As Latter-day Saints, we accept Sunday as the Christian Sabbath and proclaim its sanctity. We believe that in this dispensation of the fulness of times the law of the Sabbath has been revealed and reaffirmed unto the Church.

“And that thou mayest more fully keep thyself unspotted from the world, thou shalt go to the house of prayer and offer up thy sacraments upon my holy day;

“For verily this is a day appointed unto you to rest from your labors, and to pay thy devotions unto the Most High;

“Nevertheless thy vows shall be offered up in righteousness on all days and at all times;

“But remember that on this, the Lord’s day, thou shalt offer thine oblations and thy sacraments unto the Most High, confessing thy sins unto thy brethren, and before the Lord.

“And on this day thou shalt do none other thing, only let thy food be prepared with singleness of heart that thy fasting may be perfect, or, in other words, that thy joy may be full.” (D&C 59:9–13.)

By direct revelation authority, the Church teaches that Sunday is the acceptable day for Sabbath observance as the Lord’s day. President Joseph Fielding Smith, commenting on the Lord’s day, said: “The Lord’s day was, of course, Sunday, and on this day the Latter-day Saints have been commanded to observe the weekly Sabbath. So far as the Latter-day Saints are concerned, the Lord has spoken. This settles the question.” (Answers to Gospel Questions, vol. 2, p. 59.)

With regard to the purposes of the Sabbath, the Lord gives the answer in the Doctrine and Covenants: “… that thou mayest more fully keep thyself unspotted from the world, … this is a day appointed unto you to rest from your labors, and to pay thy devotions unto the Most High.” (D&C 59:9–10.) And as we offer our religious offerings and sacraments with thanksgiving, and confess our sins, the Lord has promised that our joy will be full and “the fulness of the earth is yours, the beasts of the field and the fowls of the air, and that which climbeth upon the trees and walketh upon the earth;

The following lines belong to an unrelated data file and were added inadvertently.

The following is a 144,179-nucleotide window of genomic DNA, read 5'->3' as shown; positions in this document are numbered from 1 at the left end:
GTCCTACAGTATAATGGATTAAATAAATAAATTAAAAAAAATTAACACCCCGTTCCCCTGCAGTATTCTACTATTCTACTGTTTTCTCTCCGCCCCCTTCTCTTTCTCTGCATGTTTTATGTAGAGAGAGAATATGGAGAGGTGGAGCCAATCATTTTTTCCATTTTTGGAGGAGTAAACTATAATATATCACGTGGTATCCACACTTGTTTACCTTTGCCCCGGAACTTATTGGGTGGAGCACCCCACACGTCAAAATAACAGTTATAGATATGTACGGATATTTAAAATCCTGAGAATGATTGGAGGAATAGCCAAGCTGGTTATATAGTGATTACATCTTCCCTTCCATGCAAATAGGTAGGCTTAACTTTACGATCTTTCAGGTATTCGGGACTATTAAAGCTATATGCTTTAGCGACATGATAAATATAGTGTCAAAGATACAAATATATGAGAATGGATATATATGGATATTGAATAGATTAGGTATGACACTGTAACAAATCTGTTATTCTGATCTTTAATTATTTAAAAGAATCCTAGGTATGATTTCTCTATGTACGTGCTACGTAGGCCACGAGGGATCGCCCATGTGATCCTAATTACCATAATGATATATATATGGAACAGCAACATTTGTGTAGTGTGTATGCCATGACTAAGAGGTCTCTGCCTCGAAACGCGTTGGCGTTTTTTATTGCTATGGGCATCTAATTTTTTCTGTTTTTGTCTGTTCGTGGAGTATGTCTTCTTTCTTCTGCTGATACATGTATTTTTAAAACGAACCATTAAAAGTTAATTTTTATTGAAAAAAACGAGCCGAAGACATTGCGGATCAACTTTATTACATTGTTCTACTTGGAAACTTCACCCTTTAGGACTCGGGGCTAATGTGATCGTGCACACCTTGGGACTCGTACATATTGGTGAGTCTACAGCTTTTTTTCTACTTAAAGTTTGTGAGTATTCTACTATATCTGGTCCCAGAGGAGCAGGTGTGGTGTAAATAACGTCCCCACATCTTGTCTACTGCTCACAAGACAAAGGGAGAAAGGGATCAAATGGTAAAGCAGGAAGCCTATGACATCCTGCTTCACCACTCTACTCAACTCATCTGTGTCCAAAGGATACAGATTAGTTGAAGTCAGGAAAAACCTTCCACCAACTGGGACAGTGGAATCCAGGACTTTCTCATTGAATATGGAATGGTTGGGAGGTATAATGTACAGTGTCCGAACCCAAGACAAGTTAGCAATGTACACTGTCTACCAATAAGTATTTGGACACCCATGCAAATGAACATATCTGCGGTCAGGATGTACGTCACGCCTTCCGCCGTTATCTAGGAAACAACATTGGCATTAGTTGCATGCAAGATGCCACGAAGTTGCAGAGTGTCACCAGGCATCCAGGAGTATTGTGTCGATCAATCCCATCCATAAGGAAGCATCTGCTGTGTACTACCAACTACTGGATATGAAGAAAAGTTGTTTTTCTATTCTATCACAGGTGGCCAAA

“Yea, and the herb, and the good things which come of the earth, whether for food or for raiment, or for houses, or for barns, or for orchards, or for gardens, or for vineyards;

“Yea, all things which come of the earth, in the season thereof, are made for the benefit and use of man, both to please the eye and to gladden the heart;

“Yea, for food and for raiment, for taste and for smell, to strengthen the body and to enliven the soul.

“And it pleaseth God that he hath given all these things unto man; for unto this end were they made to be used, with judgment, not to excess, neither by extortion.

“And in nothing doth man offend God, or against none is his wrath kindled, save those who confess not his hand in all things, and obey not his commandments.” (D&C 59:16–21.)

The purpose of the Sabbath is for spiritual uplift, for a renewal of our covenants, for worship, for rest, for prayer. It is for the purpose of feeding the spirit, that we may keep ourselves unspotted from the world by obeying God’s command.

“The Lord’s plan is perfect,” said Elder Orson F. Whitney; “his commandments have in view the salvation of the body as well as the spirit, for it is the soul that will be redeemed from the grave and glorified. God has commanded us to care for the spirit, as well as for the body, and give it food in due season, and He set aside the Sabbath day that man might rest from his temporal labors and go to the house of the Lord and be fed with that holy influence which nourishes the spirit of man. That is why we meet together on the Sabbath day. Our spirits need their food, the same as do our bodies and if we neglect them, they will starve and dwindle and die upon the same principle that the body will die when deprived of its proper nourishment.” (“The Day of Rest,” Liahona—The Elders’ Journal, vol. 7, p. 530.)

May I suggest some activities and ideas that fit the purpose of the Sabbath.

—Engage in activities that contribute to greater spirituality.

—Attend essential Church meetings in the house of prayer.

—Acquire spiritual knowledge by reading the scriptures, Church history and biographies, and the inspired words of our Church leaders.

—Rest physically, get acquainted with your family, relate scriptural stories to your children, and bear your testimony to build family unity.

—Visit the sick and aged shut-ins.

—Sing the songs of Zion and listen to inspiring music.

—Pay devotions to the Most High through prayer (personal and family), fasting, administration, and father’s blessings.

—Prepare food with a singleness of heart: simple meals prepared largely on Saturday.